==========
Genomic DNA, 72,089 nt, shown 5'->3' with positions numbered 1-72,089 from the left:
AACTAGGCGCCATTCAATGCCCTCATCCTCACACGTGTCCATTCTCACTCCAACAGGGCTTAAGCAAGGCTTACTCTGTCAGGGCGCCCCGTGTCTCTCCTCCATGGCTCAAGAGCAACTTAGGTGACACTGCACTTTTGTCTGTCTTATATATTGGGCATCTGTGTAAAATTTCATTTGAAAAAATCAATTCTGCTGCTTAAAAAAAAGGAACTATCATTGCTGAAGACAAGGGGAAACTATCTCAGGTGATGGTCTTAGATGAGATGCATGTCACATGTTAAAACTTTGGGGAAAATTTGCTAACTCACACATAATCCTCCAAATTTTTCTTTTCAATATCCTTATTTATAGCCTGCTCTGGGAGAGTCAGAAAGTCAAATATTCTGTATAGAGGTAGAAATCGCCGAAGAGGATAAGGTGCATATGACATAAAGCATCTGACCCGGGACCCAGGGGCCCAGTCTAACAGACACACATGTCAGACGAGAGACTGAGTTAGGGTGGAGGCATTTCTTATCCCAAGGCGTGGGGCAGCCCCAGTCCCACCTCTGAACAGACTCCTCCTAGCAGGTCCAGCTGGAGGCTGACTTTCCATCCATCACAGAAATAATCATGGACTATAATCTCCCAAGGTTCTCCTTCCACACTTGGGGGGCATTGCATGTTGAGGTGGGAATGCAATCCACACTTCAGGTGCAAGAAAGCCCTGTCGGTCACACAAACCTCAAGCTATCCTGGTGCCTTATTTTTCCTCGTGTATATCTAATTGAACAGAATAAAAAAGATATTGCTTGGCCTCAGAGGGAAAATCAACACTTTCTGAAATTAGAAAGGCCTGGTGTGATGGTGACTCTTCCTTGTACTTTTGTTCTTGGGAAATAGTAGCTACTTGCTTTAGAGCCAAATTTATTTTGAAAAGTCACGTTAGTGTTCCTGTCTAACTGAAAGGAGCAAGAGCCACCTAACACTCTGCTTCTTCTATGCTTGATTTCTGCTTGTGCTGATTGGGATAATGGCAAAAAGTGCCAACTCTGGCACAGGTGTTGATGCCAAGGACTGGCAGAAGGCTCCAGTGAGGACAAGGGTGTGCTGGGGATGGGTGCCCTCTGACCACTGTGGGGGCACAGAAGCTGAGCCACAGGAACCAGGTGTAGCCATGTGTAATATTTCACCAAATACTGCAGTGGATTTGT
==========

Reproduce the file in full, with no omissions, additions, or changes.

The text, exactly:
Genomic DNA, 72,089 nt, shown 5'->3' with positions numbered 1-72,089 from the left:
AACTAGGCGCCATTCAATGCCCTCATCCTCACACGTGTCCATTCTCACTCCAACAGGGCTTAAGCAAGGCTTACTCTGTCAGGGCGCCCCGTGTCTCTCCTCCATGGCTCAAGAGCAACTTAGGTGACACTGCACTTTTGTCTGTCTTATATATTGGGCATCTGTGTAAAATTTCATTTGAAAAAATCAATTCTGCTGCTTAAAAAAAAGGAACTATCATTGCTGAAGACAAGGGGAAACTATCTCAGGTGATGGTCTTAGATGAGATGCATGTCACATGTTAAAACTTTGGGGAAAATTTGCTAACTCACACATAATCCTCCAAATTTTTCTTTTCAATATCCTTATTTATAGCCTGCTCTGGGAGAGTCAGAAAGTCAAATATTCTGTATAGAGGTAGAAATCGCCGAAGAGGATAAGGTGCATATGACATAAAGCATCTGACCCGGGACCCAGGGGCCCAGTCTAACAGACACACATGTCAGACGAGAGACTGAGTTAGGGTGGAGGCATTTCTTATCCCAAGGCGTGGGGCAGCCCCAGTCCCACCTCTGAACAGACTCCTCCTAGCAGGTCCAGCTGGAGGCTGACTTTCCATCCATCACAGAAATAATCATGGACTATAATCTCCCAAGGTTCTCCTTCCACACTTGGGGGGCATTGCATGTTGAGGTGGGAATGCAATCCACACTTCAGGTGCAAGAAAGCCCTGTCGGTCACACAAACCTCAAGCTATCCTGGTGCCTTATTTTTCCTCGTGTATATCTAATTGAACAGAATAAAAAAGATATTGCTTGGCCTCAGAGGGAAAATCAACACTTTCTGAAATTAGAAAGGCCTGGTGTGATGGTGACTCTTCCTTGTACTTTTGTTCTTGGGAAATAGTAGCTACTTGCTTTAGAGCCAAATTTATTTTGAAAAGTCACGTTAGTGTTCCTGTCTAACTGAAAGGAGCAAGAGCCACCTAACACTCTGCTTCTTCTATGCTTGATTTCTGCTTGTGCTGATTGGGATAATGGCAAAAAGTGCCAACTCTGGCACAGGTGTTGATGCCAAGGACTGGCAGAAGGCTCCAGTGAGGACAAGGGTGTGCTGGGGATGGGTGCCCTCTGACCACTGTGGGGGCACAGAAGCTGAGCCACAGGAACCAGGTGTAGCCATGTGTAATATTTCACCAAATACTGCAGTGGATTTGT